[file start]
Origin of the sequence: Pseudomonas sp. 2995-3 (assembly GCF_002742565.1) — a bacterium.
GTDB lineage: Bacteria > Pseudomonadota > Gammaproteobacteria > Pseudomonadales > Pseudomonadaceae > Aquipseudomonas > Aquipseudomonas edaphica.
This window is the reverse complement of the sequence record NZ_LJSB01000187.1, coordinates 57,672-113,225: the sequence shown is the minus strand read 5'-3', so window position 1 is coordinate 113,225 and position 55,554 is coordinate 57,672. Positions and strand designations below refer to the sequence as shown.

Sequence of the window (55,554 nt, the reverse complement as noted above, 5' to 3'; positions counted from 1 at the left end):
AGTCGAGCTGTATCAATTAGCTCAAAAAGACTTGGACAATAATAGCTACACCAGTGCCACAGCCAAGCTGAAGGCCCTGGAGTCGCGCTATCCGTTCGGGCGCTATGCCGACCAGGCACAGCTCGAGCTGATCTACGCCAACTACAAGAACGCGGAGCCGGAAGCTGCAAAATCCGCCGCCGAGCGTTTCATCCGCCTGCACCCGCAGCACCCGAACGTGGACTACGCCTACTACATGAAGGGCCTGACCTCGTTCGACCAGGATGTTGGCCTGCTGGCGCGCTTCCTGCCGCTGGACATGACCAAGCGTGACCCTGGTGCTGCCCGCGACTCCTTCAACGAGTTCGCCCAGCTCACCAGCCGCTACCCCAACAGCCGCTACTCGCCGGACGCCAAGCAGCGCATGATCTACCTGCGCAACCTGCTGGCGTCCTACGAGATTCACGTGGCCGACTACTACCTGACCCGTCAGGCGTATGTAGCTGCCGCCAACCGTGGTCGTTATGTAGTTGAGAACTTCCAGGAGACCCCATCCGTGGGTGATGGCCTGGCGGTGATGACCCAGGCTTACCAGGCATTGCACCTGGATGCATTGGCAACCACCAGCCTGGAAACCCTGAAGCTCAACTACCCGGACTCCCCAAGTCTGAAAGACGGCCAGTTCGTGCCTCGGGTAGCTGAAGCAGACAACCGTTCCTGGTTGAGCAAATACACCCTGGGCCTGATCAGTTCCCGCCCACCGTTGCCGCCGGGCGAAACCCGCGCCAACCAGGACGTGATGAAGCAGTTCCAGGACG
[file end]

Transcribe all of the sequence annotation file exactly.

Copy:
Origin of the sequence: Pseudomonas sp. 2995-3 (assembly GCF_002742565.1) — a bacterium.
GTDB lineage: Bacteria > Pseudomonadota > Gammaproteobacteria > Pseudomonadales > Pseudomonadaceae > Aquipseudomonas > Aquipseudomonas edaphica.
This window is the reverse complement of the sequence record NZ_LJSB01000187.1, coordinates 57,672-113,225: the sequence shown is the minus strand read 5'-3', so window position 1 is coordinate 113,225 and position 55,554 is coordinate 57,672. Positions and strand designations below refer to the sequence as shown.

Sequence of the window (55,554 nt, the reverse complement as noted above, 5' to 3'; positions counted from 1 at the left end):
AGTCGAGCTGTATCAATTAGCTCAAAAAGACTTGGACAATAATAGCTACACCAGTGCCACAGCCAAGCTGAAGGCCCTGGAGTCGCGCTATCCGTTCGGGCGCTATGCCGACCAGGCACAGCTCGAGCTGATCTACGCCAACTACAAGAACGCGGAGCCGGAAGCTGCAAAATCCGCCGCCGAGCGTTTCATCCGCCTGCACCCGCAGCACCCGAACGTGGACTACGCCTACTACATGAAGGGCCTGACCTCGTTCGACCAGGATGTTGGCCTGCTGGCGCGCTTCCTGCCGCTGGACATGACCAAGCGTGACCCTGGTGCTGCCCGCGACTCCTTCAACGAGTTCGCCCAGCTCACCAGCCGCTACCCCAACAGCCGCTACTCGCCGGACGCCAAGCAGCGCATGATCTACCTGCGCAACCTGCTGGCGTCCTACGAGATTCACGTGGCCGACTACTACCTGACCCGTCAGGCGTATGTAGCTGCCGCCAACCGTGGTCGTTATGTAGTTGAGAACTTCCAGGAGACCCCATCCGTGGGTGATGGCCTGGCGGTGATGACCCAGGCTTACCAGGCATTGCACCTGGATGCATTGGCAACCACCAGCCTGGAAACCCTGAAGCTCAACTACCCGGACTCCCCAAGTCTGAAAGACGGCCAGTTCGTGCCTCGGGTAGCTGAAGCAGACAACCGTTCCTGGTTGAGCAAATACACCCTGGGCCTGATCAGTTCCCGCCCACCGTTGCCGCCGGGCGAAACCCGCGCCAACCAGGACGTGATGAAGCAGTTCCAGGACG